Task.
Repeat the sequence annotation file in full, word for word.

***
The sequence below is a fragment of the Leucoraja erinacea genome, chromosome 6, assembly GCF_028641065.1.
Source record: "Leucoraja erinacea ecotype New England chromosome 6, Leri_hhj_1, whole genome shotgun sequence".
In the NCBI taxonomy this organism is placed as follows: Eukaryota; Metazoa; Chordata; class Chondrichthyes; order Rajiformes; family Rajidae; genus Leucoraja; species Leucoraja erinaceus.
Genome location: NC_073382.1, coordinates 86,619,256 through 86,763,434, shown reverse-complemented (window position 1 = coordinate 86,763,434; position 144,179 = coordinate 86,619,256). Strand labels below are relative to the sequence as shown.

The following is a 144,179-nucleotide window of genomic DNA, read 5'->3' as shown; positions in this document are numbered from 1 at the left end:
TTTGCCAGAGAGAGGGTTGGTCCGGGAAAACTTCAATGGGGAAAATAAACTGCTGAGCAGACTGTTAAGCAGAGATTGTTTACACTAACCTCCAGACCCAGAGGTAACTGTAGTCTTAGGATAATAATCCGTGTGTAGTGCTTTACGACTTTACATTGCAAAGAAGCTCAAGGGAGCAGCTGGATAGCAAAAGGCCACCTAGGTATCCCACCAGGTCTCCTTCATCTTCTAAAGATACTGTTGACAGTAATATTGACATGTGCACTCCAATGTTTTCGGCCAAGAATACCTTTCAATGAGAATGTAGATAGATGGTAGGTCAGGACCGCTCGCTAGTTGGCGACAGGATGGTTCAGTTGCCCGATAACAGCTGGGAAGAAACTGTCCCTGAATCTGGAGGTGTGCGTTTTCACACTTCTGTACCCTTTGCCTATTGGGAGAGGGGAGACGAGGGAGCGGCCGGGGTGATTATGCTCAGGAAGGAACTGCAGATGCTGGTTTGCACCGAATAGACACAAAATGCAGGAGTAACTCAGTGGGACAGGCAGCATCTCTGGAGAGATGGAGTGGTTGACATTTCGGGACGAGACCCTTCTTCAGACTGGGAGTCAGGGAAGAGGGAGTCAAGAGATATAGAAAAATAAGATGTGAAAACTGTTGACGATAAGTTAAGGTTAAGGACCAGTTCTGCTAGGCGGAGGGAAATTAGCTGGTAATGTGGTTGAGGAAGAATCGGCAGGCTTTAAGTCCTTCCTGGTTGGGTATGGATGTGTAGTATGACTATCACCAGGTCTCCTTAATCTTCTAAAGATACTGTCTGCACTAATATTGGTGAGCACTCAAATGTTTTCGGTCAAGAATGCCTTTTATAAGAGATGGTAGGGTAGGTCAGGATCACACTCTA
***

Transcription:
The sequence below is a fragment of the Leucoraja erinacea genome, chromosome 6, assembly GCF_028641065.1.
Source record: "Leucoraja erinacea ecotype New England chromosome 6, Leri_hhj_1, whole genome shotgun sequence".
In the NCBI taxonomy this organism is placed as follows: Eukaryota; Metazoa; Chordata; class Chondrichthyes; order Rajiformes; family Rajidae; genus Leucoraja; species Leucoraja erinaceus.
Genome location: NC_073382.1, coordinates 86,619,256 through 86,763,434, shown reverse-complemented (window position 1 = coordinate 86,763,434; position 144,179 = coordinate 86,619,256). Strand labels below are relative to the sequence as shown.

The following is a 144,179-nucleotide window of genomic DNA, read 5'->3' as shown; positions in this document are numbered from 1 at the left end:
TTTGCCAGAGAGAGGGTTGGTCCGGGAAAACTTCAATGGGGAAAATAAACTGCTGAGCAGACTGTTAAGCAGAGATTGTTTACACTAACCTCCAGACCCAGAGGTAACTGTAGTCTTAGGATAATAATCCGTGTGTAGTGCTTTACGACTTTACATTGCAAAGAAGCTCAAGGGAGCAGCTGGATAGCAAAAGGCCACCTAGGTATCCCACCAGGTCTCCTTCATCTTCTAAAGATACTGTTGACAGTAATATTGACATGTGCACTCCAATGTTTTCGGCCAAGAATACCTTTCAATGAGAATGTAGATAGATGGTAGGTCAGGACCGCTCGCTAGTTGGCGACAGGATGGTTCAGTTGCCCGATAACAGCTGGGAAGAAACTGTCCCTGAATCTGGAGGTGTGCGTTTTCACACTTCTGTACCCTTTGCCTATTGGGAGAGGGGAGACGAGGGAGCGGCCGGGGTGATTATGCTCAGGAAGGAACTGCAGATGCTGGTTTGCACCGAATAGACACAAAATGCAGGAGTAACTCAGTGGGACAGGCAGCATCTCTGGAGAGATGGAGTGGTTGACATTTCGGGACGAGACCCTTCTTCAGACTGGGAGTCAGGGAAGAGGGAGTCAAGAGATATAGAAAAATAAGATGTGAAAACTGTTGACGATAAGTTAAGGTTAAGGACCAGTTCTGCTAGGCGGAGGGAAATTAGCTGGTAATGTGGTTGAGGAAGAATCGGCAGGCTTTAAGTCCTTCCTGGTTGGGTATGGATGTGTAGTATGACTATCACCAGGTCTCCTTAATCTTCTAAAGATACTGTCTGCACTAATATTGGTGAGCACTCAAATGTTTTCGGTCAAGAATGCCTTTTATAAGAGATGGTAGGGTAGGTCAGGATCACACTCTA